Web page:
States continue to implement insurance-specific cyber and data security regulations, drawing on either the National Association of Insurance Commissioners Insurance Data Security Model Law (“Model Law”) or the New York Department of Financial Services’ Cybersecurity Regulation (“NY Regulation 500”). Since July, Delaware and New Hampshire have joined the handful of states largely following the Model Law, while Connecticut based its regulation on NY Regulation 500. Alabama, Michigan, Mississippi, Ohio, and South Carolina have previously enacted regulations based on the Model Law.
NY Regulation 500 inspired the Model Law and share many similarities. Both require licensees to (i) develop a written cybersecurity program (ii) investigate and timely report data breaches (iii) conduct risk assessments, and (iv) annually certify compliance with security provisions to the state insurance commissioner. Subject to certain exceptions, any entity licensed to do business in a state where these laws have been enacted must comply with their provisions. Both regulations require licensees to exercise due diligence in the selection of third-party service providers and to ensure such third parties maintain reasonable safeguards.
These regulations strengthen generally-applicable state-by-state data breach notification laws by requiring licensees to notify the insurance commissioner of any cybersecurity event, and to notify affected consumers within a mandated timeframe. These insurance-specific regulations cover “nonpublic information,” which is defined more broadly than the “personally identifiable information” covered under general data breach notification laws. Nonpublic information includes not only personally identifiable information, but also certain business-related information and information about an individual’s health, finances, or other condition.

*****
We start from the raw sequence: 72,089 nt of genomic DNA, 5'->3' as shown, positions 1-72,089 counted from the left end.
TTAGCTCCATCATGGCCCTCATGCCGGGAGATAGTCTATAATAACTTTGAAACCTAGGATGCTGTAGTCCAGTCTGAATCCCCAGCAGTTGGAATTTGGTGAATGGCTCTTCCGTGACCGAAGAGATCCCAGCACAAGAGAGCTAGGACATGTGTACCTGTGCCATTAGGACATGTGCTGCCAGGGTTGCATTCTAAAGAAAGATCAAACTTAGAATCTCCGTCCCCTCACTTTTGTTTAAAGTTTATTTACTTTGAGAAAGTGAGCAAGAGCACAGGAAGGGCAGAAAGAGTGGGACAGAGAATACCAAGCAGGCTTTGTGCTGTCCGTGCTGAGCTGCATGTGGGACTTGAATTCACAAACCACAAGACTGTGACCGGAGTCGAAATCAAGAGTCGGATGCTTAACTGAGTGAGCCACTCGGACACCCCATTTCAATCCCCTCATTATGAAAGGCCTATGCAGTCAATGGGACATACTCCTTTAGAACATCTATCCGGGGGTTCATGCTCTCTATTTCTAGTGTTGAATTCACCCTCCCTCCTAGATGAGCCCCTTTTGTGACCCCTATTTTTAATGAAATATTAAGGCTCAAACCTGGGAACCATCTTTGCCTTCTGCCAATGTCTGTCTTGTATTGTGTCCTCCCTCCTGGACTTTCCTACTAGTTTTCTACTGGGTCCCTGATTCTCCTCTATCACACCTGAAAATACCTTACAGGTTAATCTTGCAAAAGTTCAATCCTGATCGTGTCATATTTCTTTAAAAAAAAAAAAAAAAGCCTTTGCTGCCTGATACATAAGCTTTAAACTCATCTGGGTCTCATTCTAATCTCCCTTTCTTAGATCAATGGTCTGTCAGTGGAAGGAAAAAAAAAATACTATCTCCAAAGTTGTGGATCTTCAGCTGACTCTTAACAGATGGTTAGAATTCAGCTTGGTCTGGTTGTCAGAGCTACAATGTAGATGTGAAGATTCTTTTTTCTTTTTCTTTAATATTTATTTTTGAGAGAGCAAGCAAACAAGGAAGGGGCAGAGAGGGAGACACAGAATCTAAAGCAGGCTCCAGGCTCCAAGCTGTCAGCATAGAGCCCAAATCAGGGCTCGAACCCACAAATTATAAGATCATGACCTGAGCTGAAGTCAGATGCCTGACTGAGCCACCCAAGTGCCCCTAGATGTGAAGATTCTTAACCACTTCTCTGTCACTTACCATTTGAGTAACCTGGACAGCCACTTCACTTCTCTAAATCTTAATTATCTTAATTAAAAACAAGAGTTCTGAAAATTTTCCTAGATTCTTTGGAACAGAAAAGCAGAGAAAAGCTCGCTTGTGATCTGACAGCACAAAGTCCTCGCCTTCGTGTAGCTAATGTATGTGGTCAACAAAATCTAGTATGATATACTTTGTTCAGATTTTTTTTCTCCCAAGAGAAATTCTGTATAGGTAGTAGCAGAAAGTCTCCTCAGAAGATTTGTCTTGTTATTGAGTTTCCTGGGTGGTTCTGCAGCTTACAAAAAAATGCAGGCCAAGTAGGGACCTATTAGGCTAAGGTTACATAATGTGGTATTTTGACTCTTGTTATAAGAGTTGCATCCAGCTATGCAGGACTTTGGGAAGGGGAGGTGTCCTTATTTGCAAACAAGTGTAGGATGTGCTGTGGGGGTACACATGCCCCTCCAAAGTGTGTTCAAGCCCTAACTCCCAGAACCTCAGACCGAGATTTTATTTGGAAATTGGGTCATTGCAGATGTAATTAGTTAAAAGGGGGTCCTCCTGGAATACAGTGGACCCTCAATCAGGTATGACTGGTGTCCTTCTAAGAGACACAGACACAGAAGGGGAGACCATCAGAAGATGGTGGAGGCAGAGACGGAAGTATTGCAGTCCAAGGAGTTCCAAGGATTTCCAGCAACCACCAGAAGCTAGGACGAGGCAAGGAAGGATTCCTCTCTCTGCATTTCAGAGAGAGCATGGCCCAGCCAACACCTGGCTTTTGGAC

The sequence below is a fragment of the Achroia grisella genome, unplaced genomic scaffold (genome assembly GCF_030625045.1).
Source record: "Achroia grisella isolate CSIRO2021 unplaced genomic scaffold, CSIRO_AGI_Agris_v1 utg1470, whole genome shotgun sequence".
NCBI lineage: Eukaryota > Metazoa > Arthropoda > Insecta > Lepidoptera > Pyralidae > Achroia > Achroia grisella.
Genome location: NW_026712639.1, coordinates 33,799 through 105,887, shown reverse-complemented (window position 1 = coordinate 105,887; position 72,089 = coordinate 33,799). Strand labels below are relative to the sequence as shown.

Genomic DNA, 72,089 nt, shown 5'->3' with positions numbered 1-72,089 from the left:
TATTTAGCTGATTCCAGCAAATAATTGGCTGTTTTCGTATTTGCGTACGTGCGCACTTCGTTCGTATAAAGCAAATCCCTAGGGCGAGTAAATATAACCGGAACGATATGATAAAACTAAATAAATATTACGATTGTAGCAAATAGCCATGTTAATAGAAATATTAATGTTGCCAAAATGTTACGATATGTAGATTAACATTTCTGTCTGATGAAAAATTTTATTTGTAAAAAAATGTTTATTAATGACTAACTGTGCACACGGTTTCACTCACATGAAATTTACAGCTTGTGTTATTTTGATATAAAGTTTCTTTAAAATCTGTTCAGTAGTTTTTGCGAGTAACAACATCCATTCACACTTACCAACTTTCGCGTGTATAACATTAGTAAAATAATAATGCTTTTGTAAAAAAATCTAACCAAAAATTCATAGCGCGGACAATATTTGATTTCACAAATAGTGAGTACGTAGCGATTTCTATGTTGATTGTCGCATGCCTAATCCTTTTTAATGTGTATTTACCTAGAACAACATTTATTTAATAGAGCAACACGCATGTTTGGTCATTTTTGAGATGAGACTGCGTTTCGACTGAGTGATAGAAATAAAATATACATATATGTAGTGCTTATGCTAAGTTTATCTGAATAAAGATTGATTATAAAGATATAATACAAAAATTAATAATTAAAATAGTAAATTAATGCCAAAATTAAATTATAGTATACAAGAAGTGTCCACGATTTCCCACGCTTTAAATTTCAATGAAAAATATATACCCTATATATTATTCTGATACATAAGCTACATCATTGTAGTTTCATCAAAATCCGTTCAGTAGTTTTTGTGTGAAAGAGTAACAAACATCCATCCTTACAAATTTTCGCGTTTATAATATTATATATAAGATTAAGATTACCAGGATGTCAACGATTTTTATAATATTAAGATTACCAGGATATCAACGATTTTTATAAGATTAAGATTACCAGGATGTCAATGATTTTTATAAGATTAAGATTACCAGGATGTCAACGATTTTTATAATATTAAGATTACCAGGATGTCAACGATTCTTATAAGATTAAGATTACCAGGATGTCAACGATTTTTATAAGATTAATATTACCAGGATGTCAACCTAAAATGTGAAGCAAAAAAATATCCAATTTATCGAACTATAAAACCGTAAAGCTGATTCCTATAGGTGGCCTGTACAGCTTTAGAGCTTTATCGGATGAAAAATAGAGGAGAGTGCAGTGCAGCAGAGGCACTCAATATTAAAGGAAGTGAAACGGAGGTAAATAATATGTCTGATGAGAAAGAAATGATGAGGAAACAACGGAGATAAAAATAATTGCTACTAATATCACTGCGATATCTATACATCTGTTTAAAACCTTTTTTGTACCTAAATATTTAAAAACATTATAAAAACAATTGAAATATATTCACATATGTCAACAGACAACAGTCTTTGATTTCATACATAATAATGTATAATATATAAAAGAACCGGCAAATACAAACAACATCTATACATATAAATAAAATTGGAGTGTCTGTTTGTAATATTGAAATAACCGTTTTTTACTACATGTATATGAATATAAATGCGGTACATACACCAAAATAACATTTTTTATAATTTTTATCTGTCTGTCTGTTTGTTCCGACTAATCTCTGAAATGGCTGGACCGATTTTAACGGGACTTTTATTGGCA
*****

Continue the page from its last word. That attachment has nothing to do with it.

While the Model Law and NY Regulation 500 share common goals, the regulations have significant differences. The Model Law qualifies specific security requirements based on an “appropriateness” standard, which is not in NY Regulation 500. The Model Law also does not limit “nonpublic information” to electronic data whereas NY Regulation 500 does. Additionally, the Model Law, unlike NY Regulation 500, excludes risk purchasing groups and risk retention groups chartered and licensed in another state.
There is state-by-state difference in how these laws are enacted based on legislative preferences. Businesses with fewer than ten employees as well as independent contractors are exempt from the Model Law’s information security program requirements. Some states increase this exemption to up to twenty-five employees, some do not count independent contractors in this number, and some have an additional exemption based on revenue. The time to notice the insurance commissioner of a data breach also varies; the Model Law affords 72 hours whereas Connecticut, Ohio, and Delaware relax this timeframe to three business days while Michigan relaxes it to five.
We expect other states to soon enact similar regulations, and so every entity subject to state insurance department regulation should continue to monitor this changing legal landscape. These regulations are reactionary and provide minimum standards for safeguarding data in the face of ever-more sophisticated and devastating cyberattacks. Established insurance businesses and those startups wanting to work with insurers should incorporate the most stringent components of each applicable regulation into their in-house cybersecurity programs to ensure universal compliance and to keep pace with industry standards.